To this last category belongs smallpox, dubbed the speckled monster, which may have killed more than a billion people before it was eradicated, in the mid-twentieth century. No one knows exactly where smallpox originated; the virus—part of the genus that includes cowpox, camelpox, and monkeypox—is believed to have first infected humans around the time that people began domesticating animals. Signs of smallpox have been found in Egyptian mummies, including Ramses V, who died in 1157 B.C. The Romans seem to have picked up the pox near present-day Baghdad, when they went to fight one of their many enemies, the Parthians, in 162. The Roman physician Galen reported that those who came down with the new disease suffered a rash that was “ulcerated in most cases and totally dry.” (The epidemic is sometimes referred to as the Plague of Galen.) Marcus Aurelius, the last of the so-called Five Good Emperors, who died in 180, may also have been a smallpox victim.

By the fifteenth century, as Joshua S. Loomis reports in “Epidemics: The Impact of Germs and Their Power Over Humanity” (Praeger), smallpox had become endemic throughout Europe and Asia, meaning that most people were probably exposed to it at some point in their lives. Over all, the fatality rate was a terrifying thirty per cent, but among young children it was much higher—more than ninety per cent in some places. Loomis, a professor of biology at East Stroudsburg University, writes that the danger was so grave that “parents would commonly wait to name their children until after they had survived smallpox.” Anyone who made it through acquired permanent immunity (though many were left blind or horribly scarred). This dynamic meant that every generation or so there was a major outbreak, as the number of people who had managed to avoid getting infected as children slowly rose. It also meant, as Loomis rather cavalierly observes, that Europeans enjoyed a major advantage as they “began exploring distant lands and interacting with native populations.”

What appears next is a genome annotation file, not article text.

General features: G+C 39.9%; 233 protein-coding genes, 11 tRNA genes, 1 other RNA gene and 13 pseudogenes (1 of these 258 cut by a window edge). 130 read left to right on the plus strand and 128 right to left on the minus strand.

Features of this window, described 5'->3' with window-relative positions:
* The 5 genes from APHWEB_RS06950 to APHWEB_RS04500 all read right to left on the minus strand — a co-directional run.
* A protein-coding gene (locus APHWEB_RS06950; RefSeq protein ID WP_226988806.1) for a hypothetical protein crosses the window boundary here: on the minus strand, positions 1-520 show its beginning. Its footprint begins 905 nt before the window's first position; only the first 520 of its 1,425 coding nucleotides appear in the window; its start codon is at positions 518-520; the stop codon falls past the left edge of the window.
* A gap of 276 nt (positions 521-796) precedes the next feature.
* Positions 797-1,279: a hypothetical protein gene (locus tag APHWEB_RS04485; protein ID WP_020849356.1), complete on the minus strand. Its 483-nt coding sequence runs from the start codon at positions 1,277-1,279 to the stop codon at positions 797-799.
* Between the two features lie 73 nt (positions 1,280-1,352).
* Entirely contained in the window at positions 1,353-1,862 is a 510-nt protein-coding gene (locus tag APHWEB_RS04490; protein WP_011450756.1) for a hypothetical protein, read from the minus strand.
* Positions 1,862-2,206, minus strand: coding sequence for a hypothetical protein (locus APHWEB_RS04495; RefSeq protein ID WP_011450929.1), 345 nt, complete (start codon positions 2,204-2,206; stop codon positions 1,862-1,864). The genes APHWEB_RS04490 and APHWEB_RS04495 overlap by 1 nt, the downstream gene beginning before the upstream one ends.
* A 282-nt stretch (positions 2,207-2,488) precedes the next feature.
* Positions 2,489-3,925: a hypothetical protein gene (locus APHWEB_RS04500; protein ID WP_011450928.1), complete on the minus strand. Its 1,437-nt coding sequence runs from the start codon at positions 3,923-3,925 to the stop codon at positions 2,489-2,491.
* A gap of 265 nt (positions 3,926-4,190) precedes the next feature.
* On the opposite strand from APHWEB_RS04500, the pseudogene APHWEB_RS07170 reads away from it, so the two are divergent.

Alfred W. Crosby, the historian who coined the phrase “the Columbian Exchange,” also coined the term “virgin soil epidemic,” defined as one in which “the populations at risk have had no previous contact with the diseases that strike them and are therefore immunologically almost defenseless.” The first “virgin soil epidemic” in the Americas—or, to use another one of Crosby’s formulations, “the first New World pandemic”—began toward the end of 1518. That year, someone, presumably from Spain, carried smallpox to Hispaniola. This was a quarter of a century after Columbus ran aground on the island, and the native Taíno population had already been much reduced. The speckled monster laid waste to those who remained. Two friars, writing to the King of Spain, Charles I, in early 1519, reported that a third of the island’s inhabitants were stricken: “It has pleased Our Lord to bestow a pestilence of smallpox among the said Indians, and it does not cease.” From Hispaniola, smallpox spread to Puerto Rico. Within two years, it had reached the Aztec capital of Tenochtitlán, in what’s now Mexico City, a development that allowed Hernán Cortés to conquer the capital, in 1521. A Spanish priest wrote, “In many places it happened that everyone in a house died, and, as it was impossible to bury the great number of dead, they pulled down the houses over them.” Smallpox seems to have reached the Incan Empire before the Spaniards did; the infection raced from one settlement to the next faster than the conquistadores could travel.